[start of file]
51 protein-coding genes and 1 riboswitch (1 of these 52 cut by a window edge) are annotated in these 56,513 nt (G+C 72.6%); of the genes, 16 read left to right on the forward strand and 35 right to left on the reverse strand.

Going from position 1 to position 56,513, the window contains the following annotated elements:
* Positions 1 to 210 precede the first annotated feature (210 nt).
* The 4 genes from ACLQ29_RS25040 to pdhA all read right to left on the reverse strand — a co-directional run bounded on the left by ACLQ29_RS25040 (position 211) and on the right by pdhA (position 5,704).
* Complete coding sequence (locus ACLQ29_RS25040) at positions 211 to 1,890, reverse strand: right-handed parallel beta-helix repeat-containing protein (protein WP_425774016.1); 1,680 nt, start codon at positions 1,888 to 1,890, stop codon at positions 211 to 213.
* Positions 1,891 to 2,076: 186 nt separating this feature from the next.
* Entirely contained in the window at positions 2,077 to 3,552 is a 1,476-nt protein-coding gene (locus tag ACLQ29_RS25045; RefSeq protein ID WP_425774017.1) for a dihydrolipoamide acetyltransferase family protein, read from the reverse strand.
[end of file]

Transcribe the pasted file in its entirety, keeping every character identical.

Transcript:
51 protein-coding genes and 1 riboswitch (1 of these 52 cut by a window edge) are annotated in these 56,513 nt (G+C 72.6%); of the genes, 16 read left to right on the forward strand and 35 right to left on the reverse strand.

Going from position 1 to position 56,513, the window contains the following annotated elements:
* Positions 1 to 210 precede the first annotated feature (210 nt).
* The 4 genes from ACLQ29_RS25040 to pdhA all read right to left on the reverse strand — a co-directional run bounded on the left by ACLQ29_RS25040 (position 211) and on the right by pdhA (position 5,704).
* Complete coding sequence (locus ACLQ29_RS25040) at positions 211 to 1,890, reverse strand: right-handed parallel beta-helix repeat-containing protein (protein WP_425774016.1); 1,680 nt, start codon at positions 1,888 to 1,890, stop codon at positions 211 to 213.
* Positions 1,891 to 2,076: 186 nt separating this feature from the next.
* Entirely contained in the window at positions 2,077 to 3,552 is a 1,476-nt protein-coding gene (locus tag ACLQ29_RS25045; RefSeq protein ID WP_425774017.1) for a dihydrolipoamide acetyltransferase family protein, read from the reverse strand.